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A year in review: Five of our highlights

A year in review: Five of our highlights

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We’ve seen millions more people get on their bikes, clubs supporting their local communities and some creative new ways to stay active from home – while at the same time British riders have continued to do us proud on the highest stages.

At the end of a year of unprecedented challenges, we’ve pulled together five of our favourite heart-warming moments which have kept us all smiling and supported some fantastic causes in the process.

For a more comprehensive look back at 2020, why not take a look at our Annual Review?

Working (out) from home: Great Britain Cycling Team’s Pete Mitchell gets a helping hand with his workouts

As families around the world adapted to the Covid-19 lockdown work and home life blurred into one, and during those early weeks athletes across all sports were forced to seek out unconventional ways to keep themselves in shape.

With three young children at home, Great Britain Cycling Team rider Pete Mitchell found an innovative way to keep a toddler entertained while getting his daily workout done.

While dumbbells and barbells are normally the weapons of choice when it comes to strength training, Pete instead used his giggling daughter as a substitute, and with playgrounds closed at the time, a perfectly executed plank was the perfect opportunity to crawl under or climb over her stationary dad!

Cycling helps: Delivering prescriptions with Banbury Star Cyclists’ Club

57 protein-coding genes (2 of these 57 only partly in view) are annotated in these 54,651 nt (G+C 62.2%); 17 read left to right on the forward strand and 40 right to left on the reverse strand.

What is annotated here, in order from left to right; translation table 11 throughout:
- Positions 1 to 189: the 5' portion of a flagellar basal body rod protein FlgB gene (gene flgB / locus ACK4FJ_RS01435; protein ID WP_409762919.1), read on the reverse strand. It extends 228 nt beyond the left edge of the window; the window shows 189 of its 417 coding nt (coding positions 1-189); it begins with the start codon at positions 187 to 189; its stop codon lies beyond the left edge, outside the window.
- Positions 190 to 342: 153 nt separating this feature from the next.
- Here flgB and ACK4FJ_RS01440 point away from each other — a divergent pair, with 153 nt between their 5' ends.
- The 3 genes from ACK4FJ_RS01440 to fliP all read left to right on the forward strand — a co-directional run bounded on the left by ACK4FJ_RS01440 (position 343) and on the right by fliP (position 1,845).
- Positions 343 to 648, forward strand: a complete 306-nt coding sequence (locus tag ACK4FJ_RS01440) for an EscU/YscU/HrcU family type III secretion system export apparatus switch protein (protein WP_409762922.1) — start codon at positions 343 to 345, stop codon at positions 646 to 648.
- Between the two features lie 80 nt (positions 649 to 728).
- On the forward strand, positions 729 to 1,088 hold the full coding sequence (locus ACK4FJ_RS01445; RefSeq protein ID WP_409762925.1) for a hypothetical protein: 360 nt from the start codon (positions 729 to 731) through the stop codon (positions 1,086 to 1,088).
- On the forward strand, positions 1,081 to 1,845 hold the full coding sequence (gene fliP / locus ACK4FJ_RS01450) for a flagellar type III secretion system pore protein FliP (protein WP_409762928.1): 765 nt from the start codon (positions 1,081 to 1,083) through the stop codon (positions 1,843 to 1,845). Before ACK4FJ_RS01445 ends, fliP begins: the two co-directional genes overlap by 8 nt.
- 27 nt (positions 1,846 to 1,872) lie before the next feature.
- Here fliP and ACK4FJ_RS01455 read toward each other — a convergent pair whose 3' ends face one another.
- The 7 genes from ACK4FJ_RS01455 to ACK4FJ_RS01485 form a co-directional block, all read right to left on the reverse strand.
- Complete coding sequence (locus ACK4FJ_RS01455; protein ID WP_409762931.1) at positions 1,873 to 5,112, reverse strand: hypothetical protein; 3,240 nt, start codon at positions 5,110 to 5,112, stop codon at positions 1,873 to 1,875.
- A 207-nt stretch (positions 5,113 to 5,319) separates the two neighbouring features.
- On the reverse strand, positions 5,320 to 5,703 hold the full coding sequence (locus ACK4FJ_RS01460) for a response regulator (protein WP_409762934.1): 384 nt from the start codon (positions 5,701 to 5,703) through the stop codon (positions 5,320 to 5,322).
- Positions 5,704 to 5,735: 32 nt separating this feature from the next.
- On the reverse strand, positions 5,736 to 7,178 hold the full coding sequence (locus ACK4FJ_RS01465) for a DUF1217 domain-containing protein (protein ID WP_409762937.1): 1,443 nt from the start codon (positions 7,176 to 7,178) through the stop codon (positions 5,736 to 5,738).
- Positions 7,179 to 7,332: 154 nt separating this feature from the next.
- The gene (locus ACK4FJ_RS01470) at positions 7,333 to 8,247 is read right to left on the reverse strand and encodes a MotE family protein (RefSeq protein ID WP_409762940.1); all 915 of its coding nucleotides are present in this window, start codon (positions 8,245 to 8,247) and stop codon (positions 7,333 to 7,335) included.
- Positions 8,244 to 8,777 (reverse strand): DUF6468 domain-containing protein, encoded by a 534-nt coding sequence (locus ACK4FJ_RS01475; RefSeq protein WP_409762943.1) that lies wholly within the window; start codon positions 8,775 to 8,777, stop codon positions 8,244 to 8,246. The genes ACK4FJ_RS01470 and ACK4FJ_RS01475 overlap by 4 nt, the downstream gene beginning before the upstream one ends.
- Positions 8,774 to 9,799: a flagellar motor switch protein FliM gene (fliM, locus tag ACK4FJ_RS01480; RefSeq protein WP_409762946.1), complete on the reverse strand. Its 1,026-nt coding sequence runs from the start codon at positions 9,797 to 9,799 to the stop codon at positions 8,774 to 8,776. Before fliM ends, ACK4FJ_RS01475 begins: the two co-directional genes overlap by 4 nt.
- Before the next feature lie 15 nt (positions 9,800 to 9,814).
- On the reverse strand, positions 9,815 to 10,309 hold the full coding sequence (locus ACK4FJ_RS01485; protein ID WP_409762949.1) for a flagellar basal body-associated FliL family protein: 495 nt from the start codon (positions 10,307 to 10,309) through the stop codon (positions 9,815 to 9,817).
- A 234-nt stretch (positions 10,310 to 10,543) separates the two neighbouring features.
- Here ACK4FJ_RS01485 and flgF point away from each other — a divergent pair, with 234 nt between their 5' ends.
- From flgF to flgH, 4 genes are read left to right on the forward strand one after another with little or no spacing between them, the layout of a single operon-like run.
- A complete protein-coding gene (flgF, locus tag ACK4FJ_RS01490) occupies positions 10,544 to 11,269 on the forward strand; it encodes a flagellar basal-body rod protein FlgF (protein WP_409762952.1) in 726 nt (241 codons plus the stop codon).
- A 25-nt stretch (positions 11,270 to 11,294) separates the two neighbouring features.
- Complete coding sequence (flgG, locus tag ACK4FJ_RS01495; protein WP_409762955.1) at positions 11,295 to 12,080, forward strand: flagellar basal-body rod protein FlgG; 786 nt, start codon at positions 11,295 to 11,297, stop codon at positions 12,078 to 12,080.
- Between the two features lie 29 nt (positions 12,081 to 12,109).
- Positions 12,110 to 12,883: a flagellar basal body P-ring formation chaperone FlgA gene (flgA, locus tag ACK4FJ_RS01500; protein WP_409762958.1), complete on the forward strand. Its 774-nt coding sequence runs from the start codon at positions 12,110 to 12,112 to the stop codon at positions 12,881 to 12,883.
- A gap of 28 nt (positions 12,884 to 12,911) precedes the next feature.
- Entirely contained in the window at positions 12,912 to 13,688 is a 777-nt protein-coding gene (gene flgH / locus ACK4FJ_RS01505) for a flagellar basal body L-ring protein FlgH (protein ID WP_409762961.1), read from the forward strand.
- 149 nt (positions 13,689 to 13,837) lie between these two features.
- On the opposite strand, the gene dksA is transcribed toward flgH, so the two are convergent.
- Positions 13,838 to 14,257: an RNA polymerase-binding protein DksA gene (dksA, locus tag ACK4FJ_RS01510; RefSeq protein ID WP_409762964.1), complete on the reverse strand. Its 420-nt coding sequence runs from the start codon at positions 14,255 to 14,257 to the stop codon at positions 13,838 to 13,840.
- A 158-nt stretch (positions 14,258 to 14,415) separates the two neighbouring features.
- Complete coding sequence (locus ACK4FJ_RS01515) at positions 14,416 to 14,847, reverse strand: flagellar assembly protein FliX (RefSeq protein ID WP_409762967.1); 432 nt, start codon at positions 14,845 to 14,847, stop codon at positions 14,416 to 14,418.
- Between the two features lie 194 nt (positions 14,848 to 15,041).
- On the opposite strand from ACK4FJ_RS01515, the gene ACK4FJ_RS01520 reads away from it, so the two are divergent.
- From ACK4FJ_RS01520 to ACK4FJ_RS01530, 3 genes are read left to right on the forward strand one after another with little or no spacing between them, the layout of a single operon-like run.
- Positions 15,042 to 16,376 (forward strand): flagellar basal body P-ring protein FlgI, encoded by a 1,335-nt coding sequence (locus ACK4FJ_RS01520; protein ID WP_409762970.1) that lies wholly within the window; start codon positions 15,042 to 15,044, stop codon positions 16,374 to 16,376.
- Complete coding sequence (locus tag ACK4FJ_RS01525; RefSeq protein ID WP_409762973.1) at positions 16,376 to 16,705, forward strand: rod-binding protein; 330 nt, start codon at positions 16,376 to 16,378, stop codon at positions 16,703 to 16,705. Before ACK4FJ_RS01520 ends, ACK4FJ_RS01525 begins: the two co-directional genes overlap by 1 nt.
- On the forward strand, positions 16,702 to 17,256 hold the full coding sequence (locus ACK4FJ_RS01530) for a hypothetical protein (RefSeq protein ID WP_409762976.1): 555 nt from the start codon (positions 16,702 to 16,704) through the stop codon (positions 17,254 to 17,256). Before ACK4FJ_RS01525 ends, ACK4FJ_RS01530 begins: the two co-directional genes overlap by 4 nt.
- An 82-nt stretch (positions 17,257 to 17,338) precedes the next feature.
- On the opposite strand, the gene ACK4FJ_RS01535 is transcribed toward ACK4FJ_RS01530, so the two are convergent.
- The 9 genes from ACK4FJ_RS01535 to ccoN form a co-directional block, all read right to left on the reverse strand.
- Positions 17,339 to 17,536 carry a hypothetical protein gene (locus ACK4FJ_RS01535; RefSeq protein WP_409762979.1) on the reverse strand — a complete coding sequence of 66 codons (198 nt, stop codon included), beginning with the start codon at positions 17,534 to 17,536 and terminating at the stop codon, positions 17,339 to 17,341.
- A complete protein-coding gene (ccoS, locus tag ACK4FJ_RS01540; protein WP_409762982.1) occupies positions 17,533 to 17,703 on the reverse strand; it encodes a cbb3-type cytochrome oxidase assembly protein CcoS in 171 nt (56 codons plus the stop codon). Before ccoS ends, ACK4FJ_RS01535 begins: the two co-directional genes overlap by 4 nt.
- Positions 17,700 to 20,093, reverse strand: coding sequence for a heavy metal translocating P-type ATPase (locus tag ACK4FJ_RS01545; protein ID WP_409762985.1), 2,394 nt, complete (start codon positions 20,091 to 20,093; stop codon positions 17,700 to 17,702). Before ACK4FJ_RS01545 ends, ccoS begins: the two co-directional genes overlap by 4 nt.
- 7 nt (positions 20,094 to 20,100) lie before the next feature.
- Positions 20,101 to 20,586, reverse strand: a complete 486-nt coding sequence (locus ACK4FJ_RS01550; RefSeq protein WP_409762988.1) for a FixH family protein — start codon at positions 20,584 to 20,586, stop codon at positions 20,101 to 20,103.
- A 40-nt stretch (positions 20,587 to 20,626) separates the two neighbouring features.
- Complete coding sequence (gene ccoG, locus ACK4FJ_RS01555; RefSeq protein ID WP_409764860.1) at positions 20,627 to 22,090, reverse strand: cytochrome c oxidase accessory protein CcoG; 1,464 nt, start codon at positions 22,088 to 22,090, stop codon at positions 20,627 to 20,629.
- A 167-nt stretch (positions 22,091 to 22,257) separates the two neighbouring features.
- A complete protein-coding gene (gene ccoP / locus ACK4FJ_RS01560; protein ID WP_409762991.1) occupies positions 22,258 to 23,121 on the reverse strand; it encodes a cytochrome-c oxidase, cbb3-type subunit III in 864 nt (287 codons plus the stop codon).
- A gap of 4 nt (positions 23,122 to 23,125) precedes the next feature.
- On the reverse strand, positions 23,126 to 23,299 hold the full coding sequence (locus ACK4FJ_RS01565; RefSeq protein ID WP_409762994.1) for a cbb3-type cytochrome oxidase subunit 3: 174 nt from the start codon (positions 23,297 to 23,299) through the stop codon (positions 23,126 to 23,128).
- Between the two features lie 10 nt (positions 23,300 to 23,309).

When the call for health volunteers was made at the start of the Covid-19 pandemic, Banbury Star CC was one of the many thousands of who responded to the call.

After seeing how well a prescription delivery service worked at another cycling club, Banbury Star CC President, Paul Dean, got to work to set up their own service for ‘shielded’ and vulnerable people in Oxfordshire alongside a local running club, Banbury Harriers Athletics Club.

Paul asked a GP in his club if the pharmacy his practice is attached to needed help – which indeed they did. Paul then enlisted the help of 35 volunteers to cover six pharmacies, and the club was soon delivering six or seven days a week.

When we last caught up with Paul in late April, his group had delivered 185 prescriptions, clocking up over 636 miles and 29,802 feet of climbing – higher than Everest.

Molly Weaver’s epic back garden adventure

When you’ve been putting in the hours for an event and it gets cancelled, what do you do? Find another way to ride it, of course!

Cyclists everywhere have had to endure the disappointment of cancelled events this year and it can be easy to feel disheartened. But when former professional rider Molly Weaver heard that the long-distance gravel event The Dirty Reiver in Northumberland was cancelled, she decided to hold her own solo event – all 130km of it – in her parents’ back garden. Riding more than 1,000 laps of a short off-road circuit for 12 hours, Molly raised almost £14,000 for the Women’s Aid Federation of England, which works to end domestic violence.

Clocking up the miles for a good cause

Five-year-old Betty-Leigh Allinson raised more than £28,000 for Letchworth-based Garden House Hospice this summer, after cycling 100 miles over 100 days.

Betty-Leigh is five years old and had just earned to ride her bike without stabilisers during lockdown. Her Grandma works at the Garden House Hospice, which had to cancel all fundraising events and close charity shops during the lockdown, meaning they were set to lose around £25,000 each week.

Starting off the fundraising with the £7 she had saved for a cancelled Disneyland trip, the football-mad budding cyclist wore her Arsenal kit for her Grandad and wore a different football kit for each and every one of the 99 days which followed!

Image source - Faye Allinson/JustGiving

Sue and her ‘love of scrubs’

Like so many of our volunteers during the first lockdown, Sue, a HSBC UK Breeze Champion and ride leader in Doncaster and North Lincolnshire, couldn’t lead her usual group rides. With some spare time on her hands and a quick internet search later, Sue turned her hand to making medical scrubs and face masks to support the Covid-19 response.

You can find out more about Sue’s amazing work in this video.